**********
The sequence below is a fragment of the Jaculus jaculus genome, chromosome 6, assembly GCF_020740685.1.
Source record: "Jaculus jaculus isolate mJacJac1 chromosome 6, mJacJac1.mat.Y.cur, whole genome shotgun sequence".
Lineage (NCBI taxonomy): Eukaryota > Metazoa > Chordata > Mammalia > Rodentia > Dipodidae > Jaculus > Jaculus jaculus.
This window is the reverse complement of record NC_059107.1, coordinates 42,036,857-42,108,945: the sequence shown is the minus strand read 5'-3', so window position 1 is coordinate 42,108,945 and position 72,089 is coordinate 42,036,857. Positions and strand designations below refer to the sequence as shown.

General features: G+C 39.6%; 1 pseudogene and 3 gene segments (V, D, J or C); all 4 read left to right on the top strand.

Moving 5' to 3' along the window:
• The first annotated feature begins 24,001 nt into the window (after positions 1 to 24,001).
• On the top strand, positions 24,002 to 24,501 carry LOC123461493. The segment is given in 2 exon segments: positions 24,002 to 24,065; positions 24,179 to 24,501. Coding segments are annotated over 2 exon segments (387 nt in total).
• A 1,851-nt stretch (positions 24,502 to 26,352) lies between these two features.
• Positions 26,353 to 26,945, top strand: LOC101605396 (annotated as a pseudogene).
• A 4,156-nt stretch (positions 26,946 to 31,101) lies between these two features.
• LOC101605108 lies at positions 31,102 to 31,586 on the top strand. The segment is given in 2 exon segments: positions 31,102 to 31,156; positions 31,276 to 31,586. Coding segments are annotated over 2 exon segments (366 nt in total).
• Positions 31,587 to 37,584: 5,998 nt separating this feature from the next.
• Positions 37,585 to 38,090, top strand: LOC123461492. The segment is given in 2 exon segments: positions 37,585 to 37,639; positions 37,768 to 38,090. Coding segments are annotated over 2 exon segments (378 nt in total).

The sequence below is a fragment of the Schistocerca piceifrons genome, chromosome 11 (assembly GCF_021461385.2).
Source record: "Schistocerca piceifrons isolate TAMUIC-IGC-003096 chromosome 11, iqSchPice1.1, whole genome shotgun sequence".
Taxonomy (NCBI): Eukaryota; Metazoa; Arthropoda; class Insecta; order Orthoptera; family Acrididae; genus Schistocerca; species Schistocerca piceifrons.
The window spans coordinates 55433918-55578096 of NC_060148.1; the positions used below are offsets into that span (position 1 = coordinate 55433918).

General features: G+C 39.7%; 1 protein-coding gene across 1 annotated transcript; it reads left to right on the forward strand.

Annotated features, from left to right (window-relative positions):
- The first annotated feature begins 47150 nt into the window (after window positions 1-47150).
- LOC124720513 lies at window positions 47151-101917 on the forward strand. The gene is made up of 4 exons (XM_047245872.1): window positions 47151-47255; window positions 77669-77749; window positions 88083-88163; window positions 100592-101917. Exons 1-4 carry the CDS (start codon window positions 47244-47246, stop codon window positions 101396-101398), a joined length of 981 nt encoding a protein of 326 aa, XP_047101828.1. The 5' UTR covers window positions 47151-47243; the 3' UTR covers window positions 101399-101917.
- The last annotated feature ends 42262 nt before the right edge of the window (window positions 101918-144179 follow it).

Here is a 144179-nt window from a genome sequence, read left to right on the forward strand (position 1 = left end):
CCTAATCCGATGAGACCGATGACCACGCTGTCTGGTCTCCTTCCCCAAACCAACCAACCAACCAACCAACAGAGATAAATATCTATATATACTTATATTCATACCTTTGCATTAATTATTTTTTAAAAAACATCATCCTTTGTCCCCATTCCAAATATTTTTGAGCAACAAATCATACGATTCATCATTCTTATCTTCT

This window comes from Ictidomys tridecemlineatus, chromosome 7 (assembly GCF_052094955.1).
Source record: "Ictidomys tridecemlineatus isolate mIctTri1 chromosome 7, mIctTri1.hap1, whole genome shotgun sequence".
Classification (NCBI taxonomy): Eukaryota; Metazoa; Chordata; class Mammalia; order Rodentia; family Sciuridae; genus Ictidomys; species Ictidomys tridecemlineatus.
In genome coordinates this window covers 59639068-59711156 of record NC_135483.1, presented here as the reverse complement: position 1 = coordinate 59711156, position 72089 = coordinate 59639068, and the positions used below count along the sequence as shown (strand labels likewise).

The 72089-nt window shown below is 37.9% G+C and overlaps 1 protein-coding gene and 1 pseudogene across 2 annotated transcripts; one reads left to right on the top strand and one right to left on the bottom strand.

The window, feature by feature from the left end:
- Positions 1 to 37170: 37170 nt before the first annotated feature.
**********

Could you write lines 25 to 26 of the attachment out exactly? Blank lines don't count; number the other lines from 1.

CCTAATCCGATGAGACCGATGACCACGCTGTCTGGTCTCCTTCCCCAAACCAACCAACCAACCAACCAACAGAGATAAATATCTATATATACTTATATTCATACCTTTGCATTAATTATTTTTTAAAAAACATCATCCTTTGTCCCCATTCCAAATATTTTTGAGCAACAAATCATACGATTCATCATTCTTATCTTCT

This window comes from Ictidomys tridecemlineatus, chromosome 7 (assembly GCF_052094955.1).